Does it say anywhere in that article that these record searches at the gun shops are not the result of the trace on the weapons recovered at crime scenes? For those that are not aware, the way a search works is BATFE contacts the manufacturer with the serial number of the recovered weapon. The manufacturer then tells the agent if a warranty card was filed, and who the distributor is they sold the weapon to. If they have a warranty card, they contact the person that sent it in. If not, they contact the distributor. The distributor then tells the agent which retailer they shipped the weapon to. The agent then has to go to the retailer get the purchasers information off the paperwork.
    So, with over seven thousand weapons traced back to the Houston area, how is having agents contact the first retail purchasers of those weapons, and asking them how their weapons turned up at crime scenes in another country not investigating crimes?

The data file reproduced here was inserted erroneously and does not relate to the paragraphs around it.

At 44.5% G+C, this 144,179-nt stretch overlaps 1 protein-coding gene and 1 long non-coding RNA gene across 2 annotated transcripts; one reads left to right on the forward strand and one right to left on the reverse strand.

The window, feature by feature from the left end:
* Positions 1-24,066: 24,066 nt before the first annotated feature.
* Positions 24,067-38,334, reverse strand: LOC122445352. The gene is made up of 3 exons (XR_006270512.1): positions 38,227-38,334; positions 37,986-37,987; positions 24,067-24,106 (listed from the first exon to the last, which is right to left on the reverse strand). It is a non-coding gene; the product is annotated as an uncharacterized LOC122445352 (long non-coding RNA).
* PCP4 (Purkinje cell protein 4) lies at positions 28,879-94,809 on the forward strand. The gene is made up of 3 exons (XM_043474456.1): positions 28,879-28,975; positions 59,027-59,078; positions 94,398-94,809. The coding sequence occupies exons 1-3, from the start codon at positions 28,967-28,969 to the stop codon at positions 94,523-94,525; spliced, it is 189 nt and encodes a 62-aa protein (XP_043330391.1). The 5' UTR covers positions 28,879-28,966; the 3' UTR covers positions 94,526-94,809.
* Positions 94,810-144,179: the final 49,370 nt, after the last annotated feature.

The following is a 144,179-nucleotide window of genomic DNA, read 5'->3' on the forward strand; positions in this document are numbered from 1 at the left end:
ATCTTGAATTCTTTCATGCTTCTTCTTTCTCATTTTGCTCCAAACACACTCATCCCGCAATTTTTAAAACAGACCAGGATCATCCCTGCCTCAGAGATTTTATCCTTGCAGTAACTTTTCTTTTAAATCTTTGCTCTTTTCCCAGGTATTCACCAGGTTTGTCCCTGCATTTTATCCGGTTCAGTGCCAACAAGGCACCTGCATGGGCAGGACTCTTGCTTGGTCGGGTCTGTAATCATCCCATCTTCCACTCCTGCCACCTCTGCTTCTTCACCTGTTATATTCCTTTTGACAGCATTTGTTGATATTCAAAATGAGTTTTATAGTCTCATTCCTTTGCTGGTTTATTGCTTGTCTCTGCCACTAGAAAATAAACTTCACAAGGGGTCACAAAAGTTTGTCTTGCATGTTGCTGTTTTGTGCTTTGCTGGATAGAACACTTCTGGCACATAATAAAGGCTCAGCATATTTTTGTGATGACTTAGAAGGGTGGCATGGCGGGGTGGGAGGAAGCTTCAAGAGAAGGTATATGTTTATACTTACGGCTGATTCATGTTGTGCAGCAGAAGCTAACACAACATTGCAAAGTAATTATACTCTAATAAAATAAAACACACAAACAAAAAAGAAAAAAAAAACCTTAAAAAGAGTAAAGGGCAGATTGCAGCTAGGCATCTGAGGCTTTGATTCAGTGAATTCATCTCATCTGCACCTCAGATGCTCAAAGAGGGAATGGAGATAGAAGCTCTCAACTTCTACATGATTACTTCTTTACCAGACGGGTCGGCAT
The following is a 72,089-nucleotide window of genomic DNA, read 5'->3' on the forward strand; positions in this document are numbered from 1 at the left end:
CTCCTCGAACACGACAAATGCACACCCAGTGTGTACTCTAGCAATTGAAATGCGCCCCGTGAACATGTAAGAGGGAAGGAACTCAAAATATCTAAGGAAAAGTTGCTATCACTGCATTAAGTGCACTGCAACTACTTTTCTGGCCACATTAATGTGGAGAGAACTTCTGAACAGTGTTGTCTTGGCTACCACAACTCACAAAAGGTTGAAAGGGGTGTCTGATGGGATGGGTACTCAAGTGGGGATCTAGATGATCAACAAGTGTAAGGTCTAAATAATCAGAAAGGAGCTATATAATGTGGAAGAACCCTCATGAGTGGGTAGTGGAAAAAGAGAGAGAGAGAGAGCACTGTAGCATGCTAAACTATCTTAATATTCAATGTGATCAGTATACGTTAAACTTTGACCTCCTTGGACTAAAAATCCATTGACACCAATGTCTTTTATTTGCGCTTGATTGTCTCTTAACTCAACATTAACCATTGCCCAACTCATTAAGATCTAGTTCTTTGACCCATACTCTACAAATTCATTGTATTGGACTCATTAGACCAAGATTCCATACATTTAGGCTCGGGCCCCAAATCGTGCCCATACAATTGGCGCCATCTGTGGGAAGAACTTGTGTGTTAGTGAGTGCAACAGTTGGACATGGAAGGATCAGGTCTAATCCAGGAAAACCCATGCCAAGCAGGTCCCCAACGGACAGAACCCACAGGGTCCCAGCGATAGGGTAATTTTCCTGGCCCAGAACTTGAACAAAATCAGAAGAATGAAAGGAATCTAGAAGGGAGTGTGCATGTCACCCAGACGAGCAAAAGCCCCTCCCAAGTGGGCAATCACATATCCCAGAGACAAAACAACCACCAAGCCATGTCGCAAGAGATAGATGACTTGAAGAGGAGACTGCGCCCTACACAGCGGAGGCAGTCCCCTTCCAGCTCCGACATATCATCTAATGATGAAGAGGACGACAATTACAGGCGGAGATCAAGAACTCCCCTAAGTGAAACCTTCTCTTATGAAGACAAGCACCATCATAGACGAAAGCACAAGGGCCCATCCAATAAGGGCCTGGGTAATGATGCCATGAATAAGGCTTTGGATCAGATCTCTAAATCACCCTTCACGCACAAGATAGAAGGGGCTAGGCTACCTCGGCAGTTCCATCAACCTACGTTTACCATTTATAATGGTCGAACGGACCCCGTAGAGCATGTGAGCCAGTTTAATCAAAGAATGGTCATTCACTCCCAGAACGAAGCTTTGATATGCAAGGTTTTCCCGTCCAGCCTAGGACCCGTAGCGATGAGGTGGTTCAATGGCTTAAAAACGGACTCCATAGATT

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  6. #21
    Member Array natticarry's Avatar
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    "Among other things, the agents are combing neighborhoods and asking people about suspicious purchases as well as seeking explanations as to how their guns ended up used in murders, kidnappings and other crimes in Mexico."

    The above bold print seems to indicate not all of these guns ended up over the border. A "suspicious" purchase as illustrated later in the article

    "It turned out two handguns, of a type drug gangsters prefer, were bought by a pastor for target practice."